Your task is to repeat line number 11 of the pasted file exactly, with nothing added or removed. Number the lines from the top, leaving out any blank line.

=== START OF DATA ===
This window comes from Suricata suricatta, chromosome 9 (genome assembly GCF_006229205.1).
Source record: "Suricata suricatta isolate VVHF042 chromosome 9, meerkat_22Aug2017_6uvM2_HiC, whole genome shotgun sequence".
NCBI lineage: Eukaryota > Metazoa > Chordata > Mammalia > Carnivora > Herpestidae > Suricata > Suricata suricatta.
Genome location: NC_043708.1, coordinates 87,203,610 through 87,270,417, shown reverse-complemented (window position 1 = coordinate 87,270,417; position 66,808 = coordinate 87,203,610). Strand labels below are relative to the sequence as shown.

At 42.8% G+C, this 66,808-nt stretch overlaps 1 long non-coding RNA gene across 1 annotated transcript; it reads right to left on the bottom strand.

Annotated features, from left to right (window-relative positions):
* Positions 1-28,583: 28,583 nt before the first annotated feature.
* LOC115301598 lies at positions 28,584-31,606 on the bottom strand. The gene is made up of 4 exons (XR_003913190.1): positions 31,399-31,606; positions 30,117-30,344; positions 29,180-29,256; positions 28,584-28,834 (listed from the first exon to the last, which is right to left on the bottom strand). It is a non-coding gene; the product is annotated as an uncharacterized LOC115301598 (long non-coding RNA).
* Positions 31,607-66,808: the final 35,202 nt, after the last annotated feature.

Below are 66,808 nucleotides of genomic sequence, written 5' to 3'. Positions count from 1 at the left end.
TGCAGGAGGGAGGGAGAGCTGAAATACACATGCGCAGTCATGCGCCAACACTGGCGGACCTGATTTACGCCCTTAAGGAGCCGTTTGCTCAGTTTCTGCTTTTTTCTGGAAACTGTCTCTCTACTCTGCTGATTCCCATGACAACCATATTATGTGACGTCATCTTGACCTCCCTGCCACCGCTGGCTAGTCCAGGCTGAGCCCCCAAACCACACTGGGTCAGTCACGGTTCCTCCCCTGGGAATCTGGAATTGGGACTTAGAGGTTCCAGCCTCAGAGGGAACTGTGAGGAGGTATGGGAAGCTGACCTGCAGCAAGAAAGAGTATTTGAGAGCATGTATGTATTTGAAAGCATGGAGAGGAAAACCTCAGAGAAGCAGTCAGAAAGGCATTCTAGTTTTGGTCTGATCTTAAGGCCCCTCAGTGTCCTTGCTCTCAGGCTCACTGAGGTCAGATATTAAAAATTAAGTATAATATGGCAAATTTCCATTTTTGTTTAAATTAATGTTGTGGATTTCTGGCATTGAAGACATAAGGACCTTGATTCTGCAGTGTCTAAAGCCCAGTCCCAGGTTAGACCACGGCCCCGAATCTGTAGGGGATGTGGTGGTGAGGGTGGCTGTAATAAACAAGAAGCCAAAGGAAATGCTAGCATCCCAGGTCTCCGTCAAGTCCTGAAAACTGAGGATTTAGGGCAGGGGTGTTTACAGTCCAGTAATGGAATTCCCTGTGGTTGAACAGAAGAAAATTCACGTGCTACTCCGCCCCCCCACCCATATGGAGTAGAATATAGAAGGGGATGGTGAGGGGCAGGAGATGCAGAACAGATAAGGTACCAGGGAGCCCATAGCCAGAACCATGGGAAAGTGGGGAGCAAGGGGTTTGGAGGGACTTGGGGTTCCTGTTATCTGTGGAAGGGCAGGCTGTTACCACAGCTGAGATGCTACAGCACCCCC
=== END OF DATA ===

TGCAGGAGGGAGGGAGAGCTGAAATACACATGCGCAGTCATGCGCCAACACTGGCGGACCTGATTTACGCCCTTAAGGAGCCGTTTGCTCAGTTTCTGCTTTTTTCTGGAAACTGTCTCTCTACTCTGCTGATTCCCATGACAACCATATTATGTGACGTCATCTTGACCTCCCTGCCACCGCTGGCTAGTCCAGGCTGAGCCCCCAAACCACACTGGGTCAGTCACGGTTCCTCCCCTGGGAATCTGGAATTGGGACTTAGAGGTTCCAGCCTCAGAGGGAACTGTGAGGAGGTATGGGAAGCTGACCTGCAGCAAGAAAGAGTATTTGAGAGCATGTATGTATTTGAAAGCATGGAGAGGAAAACCTCAGAGAAGCAGTCAGAAAGGCATTCTAGTTTTGGTCTGATCTTAAGGCCCCTCAGTGTCCTTGCTCTCAGGCTCACTGAGGTCAGATATTAAAAATTAAGTATAATATGGCAAATTTCCATTTTTGTTTAAATTAATGTTGTGGATTTCTGGCATTGAAGACATAAGGACCTTGATTCTGCAGTGTCTAAAGCCCAGTCCCAGGTTAGACCACGGCCCCGAATCTGTAGGGGATGTGGTGGTGAGGGTGGCTGTAATAAACAAGAAGCCAAAGGAAATGCTAGCATCCCAGGTCTCCGTCAAGTCCTGAAAACTGAGGATTTAGGGCAGGGGTGTTTACAGTCCAGTAATGGAATTCCCTGTGGTTGAACAGAAGAAAATTCACGTGCTACTCCGCCCCCCCACCCATATGGAGTAGAATATAGAAGGGGATGGTGAGGGGCAGGAGATGCAGAACAGATAAGGTACCAGGGAGCCCATAGCCAGAACCATGGGAAAGTGGGGAGCAAGGGGTTTGGAGGGACTTGGGGTTCCTGTTATCTGTGGAAGGGCAGGCTGTTACCACAGCTGAGATGCTACAGCACCCCC